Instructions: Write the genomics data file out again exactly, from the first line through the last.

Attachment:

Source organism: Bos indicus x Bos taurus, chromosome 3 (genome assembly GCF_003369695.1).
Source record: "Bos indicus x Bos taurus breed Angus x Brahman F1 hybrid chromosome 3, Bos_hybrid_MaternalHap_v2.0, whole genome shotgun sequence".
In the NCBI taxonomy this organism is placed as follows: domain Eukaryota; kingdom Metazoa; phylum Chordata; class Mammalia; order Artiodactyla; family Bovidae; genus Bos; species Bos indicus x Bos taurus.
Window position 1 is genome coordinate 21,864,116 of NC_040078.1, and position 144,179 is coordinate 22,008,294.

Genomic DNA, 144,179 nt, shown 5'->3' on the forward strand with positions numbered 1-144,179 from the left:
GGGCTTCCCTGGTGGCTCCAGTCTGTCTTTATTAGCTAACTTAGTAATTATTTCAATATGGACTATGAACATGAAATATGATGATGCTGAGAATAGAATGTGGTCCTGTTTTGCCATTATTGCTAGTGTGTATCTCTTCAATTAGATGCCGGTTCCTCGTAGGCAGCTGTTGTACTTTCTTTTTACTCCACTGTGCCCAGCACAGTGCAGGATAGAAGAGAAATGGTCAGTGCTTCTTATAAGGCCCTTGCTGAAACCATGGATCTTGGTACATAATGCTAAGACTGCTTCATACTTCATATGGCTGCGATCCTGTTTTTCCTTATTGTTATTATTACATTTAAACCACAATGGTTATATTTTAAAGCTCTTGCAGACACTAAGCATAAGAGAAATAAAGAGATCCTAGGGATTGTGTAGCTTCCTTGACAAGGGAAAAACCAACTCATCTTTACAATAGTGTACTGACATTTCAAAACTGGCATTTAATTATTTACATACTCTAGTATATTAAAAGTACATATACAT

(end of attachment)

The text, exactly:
Source organism: Bos indicus x Bos taurus, chromosome 3 (genome assembly GCF_003369695.1).
Source record: "Bos indicus x Bos taurus breed Angus x Brahman F1 hybrid chromosome 3, Bos_hybrid_MaternalHap_v2.0, whole genome shotgun sequence".
In the NCBI taxonomy this organism is placed as follows: domain Eukaryota; kingdom Metazoa; phylum Chordata; class Mammalia; order Artiodactyla; family Bovidae; genus Bos; species Bos indicus x Bos taurus.
Window position 1 is genome coordinate 21,864,116 of NC_040078.1, and position 144,179 is coordinate 22,008,294.

Genomic DNA, 144,179 nt, shown 5'->3' on the forward strand with positions numbered 1-144,179 from the left:
GGGCTTCCCTGGTGGCTCCAGTCTGTCTTTATTAGCTAACTTAGTAATTATTTCAATATGGACTATGAACATGAAATATGATGATGCTGAGAATAGAATGTGGTCCTGTTTTGCCATTATTGCTAGTGTGTATCTCTTCAATTAGATGCCGGTTCCTCGTAGGCAGCTGTTGTACTTTCTTTTTACTCCACTGTGCCCAGCACAGTGCAGGATAGAAGAGAAATGGTCAGTGCTTCTTATAAGGCCCTTGCTGAAACCATGGATCTTGGTACATAATGCTAAGACTGCTTCATACTTCATATGGCTGCGATCCTGTTTTTCCTTATTGTTATTATTACATTTAAACCACAATGGTTATATTTTAAAGCTCTTGCAGACACTAAGCATAAGAGAAATAAAGAGATCCTAGGGATTGTGTAGCTTCCTTGACAAGGGAAAAACCAACTCATCTTTACAATAGTGTACTGACATTTCAAAACTGGCATTTAATTATTTACATACTCTAGTATATTAAAAGTACATATACAT